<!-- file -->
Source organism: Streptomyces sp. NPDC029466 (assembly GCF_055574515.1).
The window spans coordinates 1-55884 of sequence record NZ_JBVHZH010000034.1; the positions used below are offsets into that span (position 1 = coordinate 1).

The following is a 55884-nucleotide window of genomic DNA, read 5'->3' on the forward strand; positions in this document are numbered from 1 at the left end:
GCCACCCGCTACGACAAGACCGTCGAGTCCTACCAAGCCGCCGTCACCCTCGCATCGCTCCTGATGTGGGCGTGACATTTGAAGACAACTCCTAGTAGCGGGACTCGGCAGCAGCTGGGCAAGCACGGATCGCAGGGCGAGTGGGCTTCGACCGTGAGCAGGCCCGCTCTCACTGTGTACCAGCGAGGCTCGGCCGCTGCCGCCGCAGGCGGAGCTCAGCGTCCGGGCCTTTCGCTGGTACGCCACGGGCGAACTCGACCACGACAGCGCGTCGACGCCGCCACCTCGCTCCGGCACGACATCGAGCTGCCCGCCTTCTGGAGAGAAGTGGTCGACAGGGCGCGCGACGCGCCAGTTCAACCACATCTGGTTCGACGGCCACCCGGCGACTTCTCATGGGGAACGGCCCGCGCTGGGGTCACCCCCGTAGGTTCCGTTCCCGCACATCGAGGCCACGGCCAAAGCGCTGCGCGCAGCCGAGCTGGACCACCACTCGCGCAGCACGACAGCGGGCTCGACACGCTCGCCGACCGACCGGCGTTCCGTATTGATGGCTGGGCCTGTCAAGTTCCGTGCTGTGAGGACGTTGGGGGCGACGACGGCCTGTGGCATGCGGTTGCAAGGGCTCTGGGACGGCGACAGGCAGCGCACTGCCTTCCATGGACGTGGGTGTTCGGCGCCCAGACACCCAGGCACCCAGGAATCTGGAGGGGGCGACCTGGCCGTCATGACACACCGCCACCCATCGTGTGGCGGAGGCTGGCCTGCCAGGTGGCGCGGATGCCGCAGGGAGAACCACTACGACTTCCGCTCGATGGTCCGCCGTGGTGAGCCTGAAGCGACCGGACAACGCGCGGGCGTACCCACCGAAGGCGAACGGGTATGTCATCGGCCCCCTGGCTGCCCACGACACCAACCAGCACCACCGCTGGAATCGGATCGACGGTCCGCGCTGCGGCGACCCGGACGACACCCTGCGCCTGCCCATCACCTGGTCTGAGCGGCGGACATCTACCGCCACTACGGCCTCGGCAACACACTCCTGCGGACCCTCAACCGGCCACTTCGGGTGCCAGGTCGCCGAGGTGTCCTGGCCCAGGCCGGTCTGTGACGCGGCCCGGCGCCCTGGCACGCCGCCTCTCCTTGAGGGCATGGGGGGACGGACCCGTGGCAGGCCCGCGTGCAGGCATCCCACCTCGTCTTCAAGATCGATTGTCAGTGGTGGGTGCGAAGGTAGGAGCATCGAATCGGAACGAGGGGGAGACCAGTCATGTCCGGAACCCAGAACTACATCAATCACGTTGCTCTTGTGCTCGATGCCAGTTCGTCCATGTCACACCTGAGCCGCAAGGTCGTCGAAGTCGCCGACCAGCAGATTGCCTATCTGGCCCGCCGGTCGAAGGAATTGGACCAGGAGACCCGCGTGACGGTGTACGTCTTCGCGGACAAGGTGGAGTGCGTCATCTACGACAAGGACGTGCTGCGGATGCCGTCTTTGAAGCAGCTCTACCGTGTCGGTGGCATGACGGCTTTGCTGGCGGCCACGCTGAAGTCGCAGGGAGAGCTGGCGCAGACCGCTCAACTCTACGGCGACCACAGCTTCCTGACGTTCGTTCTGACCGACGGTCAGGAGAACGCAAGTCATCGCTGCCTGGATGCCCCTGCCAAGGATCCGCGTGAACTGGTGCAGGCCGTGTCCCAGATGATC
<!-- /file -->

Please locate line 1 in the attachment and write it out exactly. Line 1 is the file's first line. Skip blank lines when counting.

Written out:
Source organism: Streptomyces sp. NPDC029466 (assembly GCF_055574515.1).